Querying With A Deal

What I wish I’d known about finding an agent when there’s an offer from a publisher first.

Finishing a book is a huge accomplishment–and figuring out what to do with that book can be huge challenge. There are so many types of publication right now and the paths to publication are not always straightforward. For example: what do you do if you get an offer from a publisher–but think you might still want an agent?

Tired girl with messy hair and laptop; caption says oh my god I need help.
Me, a lawyer, reading my first publishing contract.

That was me. I wrote a book, queried it, wrote a second book while querying the first, pitched the second to a publisher, got offered a deal on the second, got an offer of rep for the first the next day, spent two weeks contacting agents who had one or both of the books, had more offers of rep, and finally signed with my agent. (Whew.)

The two weeks between getting the deal and choosing an agent was a wild and stressful time. The point of this article isn’t to tell you what path to choose, but to share the things I wish I could have talked about with another author when I was navigating this process.

NOTE: Be careful signing any contract. This article does not address figuring out if a publisher and/or agent is legit. Check out articles like SFWA’s Literary Agents for more on that.

Ask Yourself: Do you want an agent?

I personally did, but it’s not what everyone wants. Some considerations:

  • Do you understand your publishing contract? Can you negotiate it by yourself, or pay to have a one-time review by a lawyer, agent, Authors Guild, etc.?
    • You likely should NOT sign a contract exactly as it’s offered by the publisher, because in most cases it is written to be as favorable as possible to them, not you.
  • If you negotiate to keep certain rights–e.g., audio book rights–will you sell these rights on your own? 
  • Are you able to advocate for yourself? Will you speak up if you’re unhappy about the cover, the editing schedule, the marketing efforts, or anything else?
  • Would keeping 100% of your royalties be worth handling everything by yourself to you?
  • What would you do if things went south with your agent?
  • After this publishing contract is over, what is your plan for future books?
    • How many publishers in your genre(s) will consider un-agented submissions?
    • Are you fine with pitching to publishers by yourself?
  • Where do you want to be in five years? Ten years? How does having/not having an agent fit into your future goals?
Elle Woods from Legally Blonde saying I feel comfortable using legal jargon in everyday life.
Maybe Elle doesn’t need an agent.

If you decide you want an agent, should you sign with the agent before you sign the publishing contract?

If you engage an agent before signing with the publisher:

  • Finding an agent will likely be easier and faster
  • Your agent will negotiate the contract with the publisher for you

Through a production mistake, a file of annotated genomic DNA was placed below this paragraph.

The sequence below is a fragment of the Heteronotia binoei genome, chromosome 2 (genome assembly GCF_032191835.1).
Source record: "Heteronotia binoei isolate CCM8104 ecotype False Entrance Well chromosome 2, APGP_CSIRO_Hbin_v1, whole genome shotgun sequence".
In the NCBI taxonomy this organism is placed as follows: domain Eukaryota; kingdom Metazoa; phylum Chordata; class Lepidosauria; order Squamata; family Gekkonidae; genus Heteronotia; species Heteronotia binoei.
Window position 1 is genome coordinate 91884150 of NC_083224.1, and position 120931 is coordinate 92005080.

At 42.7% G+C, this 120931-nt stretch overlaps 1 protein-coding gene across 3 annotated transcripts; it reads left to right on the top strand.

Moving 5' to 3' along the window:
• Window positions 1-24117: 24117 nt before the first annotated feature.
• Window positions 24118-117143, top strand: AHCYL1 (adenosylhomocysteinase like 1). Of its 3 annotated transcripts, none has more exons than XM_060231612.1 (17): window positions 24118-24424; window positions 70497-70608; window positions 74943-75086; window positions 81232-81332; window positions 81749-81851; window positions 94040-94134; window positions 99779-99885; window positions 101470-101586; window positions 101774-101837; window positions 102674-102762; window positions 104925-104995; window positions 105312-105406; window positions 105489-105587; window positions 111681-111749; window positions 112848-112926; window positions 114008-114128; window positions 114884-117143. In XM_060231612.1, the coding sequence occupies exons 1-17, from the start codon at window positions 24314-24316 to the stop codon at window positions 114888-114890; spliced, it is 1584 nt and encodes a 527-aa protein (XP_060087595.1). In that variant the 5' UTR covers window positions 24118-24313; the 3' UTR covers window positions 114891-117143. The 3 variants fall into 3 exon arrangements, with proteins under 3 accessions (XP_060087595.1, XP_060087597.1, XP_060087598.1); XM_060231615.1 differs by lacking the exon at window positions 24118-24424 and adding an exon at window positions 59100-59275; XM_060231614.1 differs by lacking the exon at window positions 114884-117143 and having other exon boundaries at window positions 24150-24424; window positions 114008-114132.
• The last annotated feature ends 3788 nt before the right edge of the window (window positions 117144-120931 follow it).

• Your agent will get a cut (usually around 15%) of your royalties on book(s) you, the author, sold by yourself.
    • A good agent should negotiate a better contract then you could have yourself, a contract worth that 15%. E.g., an agent may be able to turn a 1-book deal into a 3-book deal, get an offer from a bigger publisher, eliminate an option clause, or negotiate to keep certain rights associated with a book–foreign rights, graphic novels, audio, TV/movies, etc.–rights your agent then sells to generate additional income.
  • Your agent will step in and advocate for you with the publisher if needed

If you sign the publishing contract before looking for an agent:

  • You will keep 100% of your royalties
  • You will be responsible for the contract as signed and your agent cannot renegotiate.
  • Your new agent may or may not be willing to advocate for you if things are going poorly with a publishing contract to which they have no privity.
  • You may easily find an agent, or even have agents reach out to you–or you may spend months/years back in the traditional query slush pile.
    • You’ll have publishing credits to talk about in your query letters, but you may need to write a new book before agents consider your query.
Confused cat.
Decisions, decisions.

What additional questions can you ask offering agents when you’re coming with a publication deal?

In addition to the more general questions you’ll want to ask, you may want to know:

  • Does the agent have any experience with this publisher?
  • What can the agent bring to this contract negotiation with this publisher that you can’t do for yourself?
  • Has the agent had a similar situation with any of their other authors?
  • If you sign with the agent, what would the next steps be?

A note about feelings: Emotionally, it may be difficult to believe the agents offering representation are actually excited about your writing and aren’t just interested in you for your contract. You want a positive relationship with your agent, built on trust, so don’t be afraid to ask questions about it, such as, what makes you want to represent my books, or why am I a good fit for you?

A note that says "Do you like me?" with two check boxes, YES and NO.

Whatever you decide, good luck–and congrats!

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